Traditionally, you can use Certbot as a standalone software which will just get the certificates (which are basically just long cryptographic keys) and save it on the server. But thankfully, for most operating systems there are custom plugins for Nginx, Apache and other softwares. We will install the Certbot with Nginx plugin. This will automatically configure Nginx to use the newly obtained keys and get rid of insecure rules like listening for HTTP on port 80.

If you are using Debian based systems, like in my case I am using Ubuntu 18.04 LTS, then the installation is a breeze.

$ sudo apt update
$ sudo apt install software-properties-common
$ sudo add-apt-repository universe
$ sudo add-apt-repository ppa:certbot/certbot
$ sudo apt update
$ sudo apt install python-certbot-nginx

Other operating systems, your RedHat, Gentoo, Fedora can follow the official instructions as listed here.

Once you have installed Certbot with Nginx Plugin for your combination of OS we can get down to business.

Getting TLS certificates

To get the TLS certificate for the first time, run the following command:

$ sudo certbot --nginx

This is going to run through a series of interactive questions, as shown below:

  1. Enter your email

Saving debug log to /var/log/letsencrypt/letsencrypt.log
Plugins selected: Authenticator nginx, Installer nginx
Enter email address (used for urgent renewal and security notices) (Enter ‘c’ to cancel): john@exmaple.com

  1. Agree to TOS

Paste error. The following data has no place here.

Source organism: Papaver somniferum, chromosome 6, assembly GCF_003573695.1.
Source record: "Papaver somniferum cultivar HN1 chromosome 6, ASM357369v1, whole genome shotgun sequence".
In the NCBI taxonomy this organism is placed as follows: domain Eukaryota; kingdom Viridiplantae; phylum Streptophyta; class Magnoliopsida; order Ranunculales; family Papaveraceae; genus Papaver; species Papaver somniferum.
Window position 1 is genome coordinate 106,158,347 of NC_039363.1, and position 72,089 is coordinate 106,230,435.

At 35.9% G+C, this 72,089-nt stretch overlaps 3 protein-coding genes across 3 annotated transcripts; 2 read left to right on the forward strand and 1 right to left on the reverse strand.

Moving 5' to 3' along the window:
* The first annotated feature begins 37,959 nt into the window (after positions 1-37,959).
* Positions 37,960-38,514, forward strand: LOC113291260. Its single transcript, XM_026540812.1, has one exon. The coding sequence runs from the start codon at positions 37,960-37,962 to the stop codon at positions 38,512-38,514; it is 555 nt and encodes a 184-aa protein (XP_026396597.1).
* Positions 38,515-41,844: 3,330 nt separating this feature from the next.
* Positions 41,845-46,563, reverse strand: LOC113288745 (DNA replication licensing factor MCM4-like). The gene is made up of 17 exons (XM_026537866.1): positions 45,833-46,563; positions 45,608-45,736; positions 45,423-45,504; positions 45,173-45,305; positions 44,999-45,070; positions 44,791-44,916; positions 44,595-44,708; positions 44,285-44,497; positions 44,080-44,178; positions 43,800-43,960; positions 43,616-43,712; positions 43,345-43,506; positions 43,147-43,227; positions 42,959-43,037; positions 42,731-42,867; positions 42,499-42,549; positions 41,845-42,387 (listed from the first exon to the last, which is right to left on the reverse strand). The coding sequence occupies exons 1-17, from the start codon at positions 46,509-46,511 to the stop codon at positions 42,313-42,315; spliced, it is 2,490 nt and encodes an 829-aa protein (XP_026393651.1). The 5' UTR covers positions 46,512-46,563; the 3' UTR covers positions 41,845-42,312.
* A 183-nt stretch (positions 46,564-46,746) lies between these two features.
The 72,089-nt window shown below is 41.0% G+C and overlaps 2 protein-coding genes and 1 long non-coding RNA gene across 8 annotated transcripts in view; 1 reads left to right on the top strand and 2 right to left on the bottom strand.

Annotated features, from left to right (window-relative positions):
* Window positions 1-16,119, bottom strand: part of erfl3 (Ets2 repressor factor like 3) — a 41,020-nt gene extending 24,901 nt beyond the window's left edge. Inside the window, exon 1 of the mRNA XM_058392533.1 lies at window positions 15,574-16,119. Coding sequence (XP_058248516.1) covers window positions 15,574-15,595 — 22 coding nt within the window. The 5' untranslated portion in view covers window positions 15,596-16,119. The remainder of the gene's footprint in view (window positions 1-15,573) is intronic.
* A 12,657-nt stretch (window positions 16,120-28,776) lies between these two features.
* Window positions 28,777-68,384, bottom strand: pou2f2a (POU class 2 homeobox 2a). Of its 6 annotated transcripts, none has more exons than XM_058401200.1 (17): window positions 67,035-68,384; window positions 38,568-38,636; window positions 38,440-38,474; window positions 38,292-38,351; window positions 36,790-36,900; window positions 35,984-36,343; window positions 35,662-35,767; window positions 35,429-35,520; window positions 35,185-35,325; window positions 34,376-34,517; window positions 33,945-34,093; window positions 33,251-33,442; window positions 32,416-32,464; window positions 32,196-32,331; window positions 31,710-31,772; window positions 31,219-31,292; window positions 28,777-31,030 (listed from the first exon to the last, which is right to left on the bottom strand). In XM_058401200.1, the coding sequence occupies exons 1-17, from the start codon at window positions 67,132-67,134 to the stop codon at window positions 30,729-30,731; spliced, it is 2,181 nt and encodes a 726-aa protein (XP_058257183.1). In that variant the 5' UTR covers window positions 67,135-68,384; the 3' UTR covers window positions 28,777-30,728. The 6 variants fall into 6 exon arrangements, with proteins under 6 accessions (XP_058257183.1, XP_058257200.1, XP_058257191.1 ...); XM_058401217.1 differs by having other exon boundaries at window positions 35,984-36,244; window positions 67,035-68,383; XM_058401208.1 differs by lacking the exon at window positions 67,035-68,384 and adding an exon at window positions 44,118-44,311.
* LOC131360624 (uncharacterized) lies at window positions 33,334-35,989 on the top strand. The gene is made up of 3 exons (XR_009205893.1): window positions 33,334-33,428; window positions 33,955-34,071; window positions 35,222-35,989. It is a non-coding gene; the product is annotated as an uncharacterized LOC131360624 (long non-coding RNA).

Please read the Terms of Service at https://letsencrypt.org/documents/LE-SA-v1.2-November-15-2017.pdf. You must agree in order to register with the ACME server at https://acme-v02.api.letsencrypt.org/directory
– – – – – – – – – – – – – – – – – – – – – – – – – – – – – – – – – – – – – – – –
(A)gree/(C)ancel: A

  1. Optional Newsletter

– – – – – – – – – – – – – – – – – – – – – – – – – – – – – – – – – – – – – – – –
Would you be willing to share your email address with the Electronic Frontier Foundation, a founding partner of the Let’s Encrypt project and the non-profit organization that develops Certbot? We’d like to send you email about our work encrypting the web, EFF news, campaigns, and ways to support digital freedom.
– – – – – – – – – – – – – – – – – – – – – – – – – – – – – – – – – – – – – – – –
(Y)es/(N)o: Y

  1. It will then detect the domain names on your server, and if you want to select all the domains simply press

Which names would you like to activate HTTPS for?
– – – – – – – – – – – – – – – – – – – – – – – – – – – – – – – – – – – – – – – –
1: ww1.ranvirslog.com
2: ww2.ranvirslog.com
– – – – – – – – – – – – – – – – – – – – – – – – – – – – – – – – – – – – – – – –
Select the appropriate numbers separated by commas and/or spaces, or leave input blank to select all options shown (Enter ‘c’ to cancel):

  1. Redirect everything to TLS. I chose the option 2, to redirect everything to SSL but your use case might differ. For new backend installations it is safe to pick option 2.

Please choose whether or not to redirect HTTP traffic to HTTPS, removing HTTP access.
– – – – – – – – – – – – – – – – – – – – – – – – – – – – – – – – – – – – – – – –